Unique visual cues on the 86 include a T-mesh pattern for the grille, door-switch base, instrument cluster, rear fog light and spare wheel cover.
The car is shorter than a Corolla at 4240mm, wider than a Rukus at 1775mm and lower than a Yaris at 1285mm.
Initially the 86 will be available in two variants – GT and GTS.
Standard equipment on the GT will include a new five-stage electronic stability control system, seven airbags, reach and height-adjustable steering, Bluetooth connectivity, cruise control, lightweight 16-inch alloy wheels, air-conditioning, daytime-running lights and a multi-information display.
The GTS, meanwhile, scores 17-inch alloys, a larger information display screen, a digital speedometer, satellite-navigation with live traffic updates, auto-levelling high-intensity discharge headlights, leather and Alcantara “accented” front seats with heaters, dual-zone climate-control, LED daytime-running lights, and what is claimed to be the world’s first frameless rear-vision mirror.
Under the bonnet is Subaru’s all-new 2.0-litre horizontally opposed ‘boxer’ naturally aspirated four-cylinder petrol engine, which boasts direct injection for the first time in this style of powerplant, as well as a high compression ratio of 12.5:1.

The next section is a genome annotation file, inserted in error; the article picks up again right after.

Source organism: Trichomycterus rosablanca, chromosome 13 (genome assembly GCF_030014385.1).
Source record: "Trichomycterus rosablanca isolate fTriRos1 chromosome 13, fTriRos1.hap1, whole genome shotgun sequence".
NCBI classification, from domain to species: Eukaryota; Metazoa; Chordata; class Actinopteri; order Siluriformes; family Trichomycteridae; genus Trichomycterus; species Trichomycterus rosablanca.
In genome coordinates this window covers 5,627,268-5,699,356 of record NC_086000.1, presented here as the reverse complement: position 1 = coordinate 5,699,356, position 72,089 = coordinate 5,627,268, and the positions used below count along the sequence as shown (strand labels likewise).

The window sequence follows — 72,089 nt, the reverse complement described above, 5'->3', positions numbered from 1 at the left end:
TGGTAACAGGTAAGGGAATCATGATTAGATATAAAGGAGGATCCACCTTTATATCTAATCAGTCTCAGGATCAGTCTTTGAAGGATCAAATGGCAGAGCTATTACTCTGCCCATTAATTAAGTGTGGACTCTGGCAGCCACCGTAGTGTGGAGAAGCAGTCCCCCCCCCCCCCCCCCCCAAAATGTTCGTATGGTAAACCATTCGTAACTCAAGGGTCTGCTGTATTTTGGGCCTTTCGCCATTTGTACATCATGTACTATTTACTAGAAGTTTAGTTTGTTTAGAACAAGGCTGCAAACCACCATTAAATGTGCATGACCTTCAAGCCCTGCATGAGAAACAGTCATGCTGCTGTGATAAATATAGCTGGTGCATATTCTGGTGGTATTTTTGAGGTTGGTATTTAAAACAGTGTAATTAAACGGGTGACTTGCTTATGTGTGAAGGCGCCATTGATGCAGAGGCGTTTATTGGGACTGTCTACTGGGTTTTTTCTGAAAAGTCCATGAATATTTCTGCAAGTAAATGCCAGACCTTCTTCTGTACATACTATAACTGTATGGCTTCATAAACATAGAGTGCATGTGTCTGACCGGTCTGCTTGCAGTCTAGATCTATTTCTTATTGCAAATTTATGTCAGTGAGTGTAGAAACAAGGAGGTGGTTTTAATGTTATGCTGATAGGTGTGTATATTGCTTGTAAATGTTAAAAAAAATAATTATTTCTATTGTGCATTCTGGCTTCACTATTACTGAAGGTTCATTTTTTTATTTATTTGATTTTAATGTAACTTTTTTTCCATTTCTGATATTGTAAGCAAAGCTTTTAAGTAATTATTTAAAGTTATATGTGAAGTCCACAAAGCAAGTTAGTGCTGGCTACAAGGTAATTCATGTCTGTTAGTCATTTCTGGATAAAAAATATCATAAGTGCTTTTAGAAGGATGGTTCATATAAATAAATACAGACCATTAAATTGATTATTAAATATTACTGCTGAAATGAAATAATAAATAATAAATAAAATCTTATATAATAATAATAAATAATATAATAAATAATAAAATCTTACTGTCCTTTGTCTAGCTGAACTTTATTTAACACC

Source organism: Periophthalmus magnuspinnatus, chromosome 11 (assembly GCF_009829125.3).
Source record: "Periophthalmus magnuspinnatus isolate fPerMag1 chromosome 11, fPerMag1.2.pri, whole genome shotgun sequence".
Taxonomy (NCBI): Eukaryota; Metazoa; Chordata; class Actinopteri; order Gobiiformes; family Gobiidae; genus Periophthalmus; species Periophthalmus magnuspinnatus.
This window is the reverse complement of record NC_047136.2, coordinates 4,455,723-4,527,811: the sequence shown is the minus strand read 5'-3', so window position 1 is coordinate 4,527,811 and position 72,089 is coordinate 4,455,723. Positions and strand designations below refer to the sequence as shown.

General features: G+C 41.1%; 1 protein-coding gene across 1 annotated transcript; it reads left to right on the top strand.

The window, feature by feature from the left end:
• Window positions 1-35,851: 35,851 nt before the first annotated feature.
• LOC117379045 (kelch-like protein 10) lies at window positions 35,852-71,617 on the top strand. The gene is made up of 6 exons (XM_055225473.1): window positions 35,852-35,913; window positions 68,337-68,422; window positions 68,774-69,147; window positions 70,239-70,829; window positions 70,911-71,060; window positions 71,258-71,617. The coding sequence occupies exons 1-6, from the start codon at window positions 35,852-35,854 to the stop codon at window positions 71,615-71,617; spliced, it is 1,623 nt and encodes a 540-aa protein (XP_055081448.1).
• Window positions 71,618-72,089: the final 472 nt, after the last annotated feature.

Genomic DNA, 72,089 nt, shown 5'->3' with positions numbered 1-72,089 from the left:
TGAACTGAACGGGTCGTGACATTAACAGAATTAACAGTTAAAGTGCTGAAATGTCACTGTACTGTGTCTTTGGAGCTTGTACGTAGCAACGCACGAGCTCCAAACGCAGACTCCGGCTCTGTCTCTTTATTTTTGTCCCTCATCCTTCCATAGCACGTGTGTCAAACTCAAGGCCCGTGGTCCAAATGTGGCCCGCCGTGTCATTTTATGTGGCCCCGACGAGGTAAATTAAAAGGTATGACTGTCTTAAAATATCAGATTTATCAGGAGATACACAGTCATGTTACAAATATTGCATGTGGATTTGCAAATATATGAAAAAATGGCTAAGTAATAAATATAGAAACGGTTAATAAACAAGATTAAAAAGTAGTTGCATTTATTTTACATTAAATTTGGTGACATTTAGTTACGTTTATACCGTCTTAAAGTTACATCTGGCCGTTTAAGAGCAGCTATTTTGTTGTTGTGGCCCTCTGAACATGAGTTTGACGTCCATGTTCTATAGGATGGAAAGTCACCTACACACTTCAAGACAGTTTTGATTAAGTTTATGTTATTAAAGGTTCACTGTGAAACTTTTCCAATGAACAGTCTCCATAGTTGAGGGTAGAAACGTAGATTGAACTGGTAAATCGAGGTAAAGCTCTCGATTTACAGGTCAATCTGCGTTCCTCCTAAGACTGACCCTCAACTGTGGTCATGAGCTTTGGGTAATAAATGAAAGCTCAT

It drives the rear wheels via an Aisin-supplied six-speed manual gearbox, or a six-speed torque-converter auto (with shift paddles on the GTS version) that changes gears in just 0.2 seconds and blips the throttle on downshifts.
A sound generator transmits the exhaust note into the cabin.
The boxer engine design provides a low (460mm) centre of gravity and the lowest driver hip-point of any production Toyota – 400mm, which is comparable with the Porsche Cayman.
For better balance, the powertrain and driving position are set low and as far back as possible, resulting in a 53:47 weight distribution.
Running on 98 RON premium unleaded, power and torque outputs are 147kW at 7000rpm (thus breaking the 100bhp per litre barrier) and 205Nm from a narrow 6400-6600rpm, for a 0-100km/h sprint-time of 7.6 seconds and a 226km/h top speed.